Reprinted by permission of The Wall Street Journal, Copyright 2021 Dow Jones & Company. Inc. All Rights Reserved Worldwide. Original date of publication: May 5, 2022.



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Appliance technicians blame a push toward computerisation and an increase in the quantity of components inside a machine

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Our refrigerators, washing machines and ovens can do more than ever, from producing symmetrical ice cubes to remotely preheating on your commute home. The downside to all these snazzy features is that the appliances are more prone to breaking.

Appliance technicians and others in the industry say there has been an increase in items in need of repair. Yelp users, for example, requested 58% more quotes from thousands of appliance repair businesses last month than they did in January 2022.

Those in the industry blame a push toward computerisation, an increase in the quantity of individual components and flimsier materials for undercutting reliability. They say even higher-end items aren’t as durable.

American households spent 43% more on home appliances in 2023 than they did in 2013, rising from an inflation-adjusted average of $390 to $558, according to Euromonitor International. Prices for the category declined 12% from the beginning of 2013 through the end of 2023, according to the Labor Department.

One reason for the discrepancy between spending and prices is a higher rate of replacement, say consumers, repair technicians and others. That’s left some people wishing they had held on to their clunky ’90s-era appliances and others bargaining with repair workers over intractable ice makers and dryers that run cold.

“We’re making things more complicated, they’re harder to fix and more expensive to fix,” says Aaron Gianni, the founder of do-it-yourself home-repair app Plunjr.

Horror stories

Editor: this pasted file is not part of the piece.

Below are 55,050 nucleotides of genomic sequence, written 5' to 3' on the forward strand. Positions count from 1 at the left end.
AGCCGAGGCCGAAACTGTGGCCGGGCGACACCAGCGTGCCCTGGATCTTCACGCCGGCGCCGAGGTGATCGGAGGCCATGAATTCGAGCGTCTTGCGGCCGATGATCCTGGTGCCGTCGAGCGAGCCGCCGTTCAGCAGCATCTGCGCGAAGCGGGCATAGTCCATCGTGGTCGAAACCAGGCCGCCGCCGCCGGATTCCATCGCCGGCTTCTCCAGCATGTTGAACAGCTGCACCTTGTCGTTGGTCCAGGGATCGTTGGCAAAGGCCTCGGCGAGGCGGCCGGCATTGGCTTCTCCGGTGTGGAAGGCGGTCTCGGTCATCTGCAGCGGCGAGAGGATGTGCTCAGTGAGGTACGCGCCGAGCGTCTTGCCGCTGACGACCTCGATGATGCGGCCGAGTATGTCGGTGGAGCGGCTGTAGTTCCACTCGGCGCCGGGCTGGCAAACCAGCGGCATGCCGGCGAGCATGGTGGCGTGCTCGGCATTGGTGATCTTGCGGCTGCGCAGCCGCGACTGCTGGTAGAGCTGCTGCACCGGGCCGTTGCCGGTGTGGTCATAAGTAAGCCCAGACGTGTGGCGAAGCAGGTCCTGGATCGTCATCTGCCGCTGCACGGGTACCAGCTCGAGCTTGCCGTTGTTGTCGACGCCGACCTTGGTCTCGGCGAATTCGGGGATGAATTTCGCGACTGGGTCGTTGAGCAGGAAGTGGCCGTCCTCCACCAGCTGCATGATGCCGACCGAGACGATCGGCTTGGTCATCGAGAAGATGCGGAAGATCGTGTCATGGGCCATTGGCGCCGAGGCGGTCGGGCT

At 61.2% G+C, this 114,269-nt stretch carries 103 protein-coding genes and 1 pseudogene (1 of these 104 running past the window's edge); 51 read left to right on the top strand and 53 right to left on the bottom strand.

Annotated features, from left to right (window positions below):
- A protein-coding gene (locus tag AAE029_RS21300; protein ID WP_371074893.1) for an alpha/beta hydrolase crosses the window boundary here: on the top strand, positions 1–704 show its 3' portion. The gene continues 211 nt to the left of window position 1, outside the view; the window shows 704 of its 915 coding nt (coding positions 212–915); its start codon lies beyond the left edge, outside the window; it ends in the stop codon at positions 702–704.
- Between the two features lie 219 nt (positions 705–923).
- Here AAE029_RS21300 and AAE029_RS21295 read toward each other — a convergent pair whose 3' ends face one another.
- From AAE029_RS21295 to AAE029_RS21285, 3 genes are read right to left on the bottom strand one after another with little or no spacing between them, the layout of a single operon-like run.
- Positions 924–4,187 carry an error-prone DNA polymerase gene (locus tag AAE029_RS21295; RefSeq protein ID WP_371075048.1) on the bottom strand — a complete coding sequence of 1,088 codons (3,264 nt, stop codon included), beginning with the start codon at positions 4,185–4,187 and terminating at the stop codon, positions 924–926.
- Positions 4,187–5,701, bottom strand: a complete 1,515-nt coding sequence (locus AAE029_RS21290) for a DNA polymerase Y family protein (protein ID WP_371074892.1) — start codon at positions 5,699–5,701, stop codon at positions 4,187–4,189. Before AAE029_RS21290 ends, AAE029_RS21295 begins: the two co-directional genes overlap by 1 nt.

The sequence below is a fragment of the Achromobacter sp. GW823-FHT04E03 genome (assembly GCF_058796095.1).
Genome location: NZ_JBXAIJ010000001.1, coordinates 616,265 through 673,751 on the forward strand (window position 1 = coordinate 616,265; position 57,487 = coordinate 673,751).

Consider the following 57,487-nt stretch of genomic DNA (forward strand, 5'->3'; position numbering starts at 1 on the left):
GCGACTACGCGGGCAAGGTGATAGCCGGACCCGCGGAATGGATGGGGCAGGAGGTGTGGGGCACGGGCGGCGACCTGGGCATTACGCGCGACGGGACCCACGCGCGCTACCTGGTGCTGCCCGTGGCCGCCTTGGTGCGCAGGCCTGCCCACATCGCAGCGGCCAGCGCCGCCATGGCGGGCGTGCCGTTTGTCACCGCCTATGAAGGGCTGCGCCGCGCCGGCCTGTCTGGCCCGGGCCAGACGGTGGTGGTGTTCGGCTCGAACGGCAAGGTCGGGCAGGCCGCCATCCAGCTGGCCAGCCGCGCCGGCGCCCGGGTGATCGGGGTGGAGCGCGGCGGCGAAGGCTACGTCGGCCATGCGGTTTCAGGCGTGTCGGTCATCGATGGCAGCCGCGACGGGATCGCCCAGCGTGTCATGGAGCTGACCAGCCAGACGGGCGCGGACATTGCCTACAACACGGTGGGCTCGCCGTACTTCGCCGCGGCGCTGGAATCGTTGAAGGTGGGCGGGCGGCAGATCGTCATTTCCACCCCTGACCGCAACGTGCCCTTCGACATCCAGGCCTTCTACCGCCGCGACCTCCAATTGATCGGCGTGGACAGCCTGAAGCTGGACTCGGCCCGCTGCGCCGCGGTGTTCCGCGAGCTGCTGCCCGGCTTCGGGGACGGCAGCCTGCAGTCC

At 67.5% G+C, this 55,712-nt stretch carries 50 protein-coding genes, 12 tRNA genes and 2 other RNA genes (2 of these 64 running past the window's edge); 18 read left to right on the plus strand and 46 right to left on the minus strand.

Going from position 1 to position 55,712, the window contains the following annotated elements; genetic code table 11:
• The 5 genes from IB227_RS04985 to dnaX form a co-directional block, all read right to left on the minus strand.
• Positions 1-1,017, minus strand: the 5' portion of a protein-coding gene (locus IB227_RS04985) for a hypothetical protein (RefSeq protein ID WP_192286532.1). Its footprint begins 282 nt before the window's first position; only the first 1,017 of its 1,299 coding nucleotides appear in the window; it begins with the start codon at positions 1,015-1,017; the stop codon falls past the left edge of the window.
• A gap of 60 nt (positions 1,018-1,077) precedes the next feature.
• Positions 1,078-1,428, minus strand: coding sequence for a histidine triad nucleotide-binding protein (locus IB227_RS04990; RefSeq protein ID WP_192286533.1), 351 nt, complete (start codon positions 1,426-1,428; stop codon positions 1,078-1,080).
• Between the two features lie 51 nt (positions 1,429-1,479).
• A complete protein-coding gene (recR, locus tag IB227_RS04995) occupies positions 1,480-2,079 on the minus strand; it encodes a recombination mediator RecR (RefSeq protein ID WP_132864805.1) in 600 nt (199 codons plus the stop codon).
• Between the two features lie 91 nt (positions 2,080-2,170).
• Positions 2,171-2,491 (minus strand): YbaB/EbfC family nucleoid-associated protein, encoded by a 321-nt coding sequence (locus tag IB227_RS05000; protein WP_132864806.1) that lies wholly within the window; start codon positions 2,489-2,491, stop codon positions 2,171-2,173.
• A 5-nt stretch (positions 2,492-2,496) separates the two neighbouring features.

Sharon J. Swan spent nearly $7,000 on a Bosch gas range and smart refrigerator. She thought the appliances would last at least through whenever she decided to sell her Alexandria, Va., home and impress would-be buyers.

That was before the oven caught fire the first time she tried the broiler, leading to a 911 call and hasty return. The ice-maker in the refrigerator, meanwhile, is now broken for the third time in under two years. Bosch covered the first two fridge fixes, but she says she’s on her own for the latest repair, totalling $250, plus parts.

“I feel like I wasted my money,” says the 65-year-old consultant for trade associations.

A Bosch spokeswoman said in an emailed statement that the company has been responsive to Swan’s concerns and will continue to work with her to resolve ongoing issues. “Bosch appliances are designed and manufactured to meet the highest quality standards, and they are built to last,” she said.

Kevin and Kellene Dinino wish they had held on to their white dishwasher from the ’90s that was still working great.

The sleeker $800 GE stainless steel interior dishwasher they purchased sprang a hidden leak within three years, causing more than $35,000 worth of damage to their San Diego kitchen.

Home insurance covered the claim, which included replacing the hardwood down to the subfloor and all their bottom cabinetry, but kicked the Dininos off their policy. The family also went without access to their kitchen for months.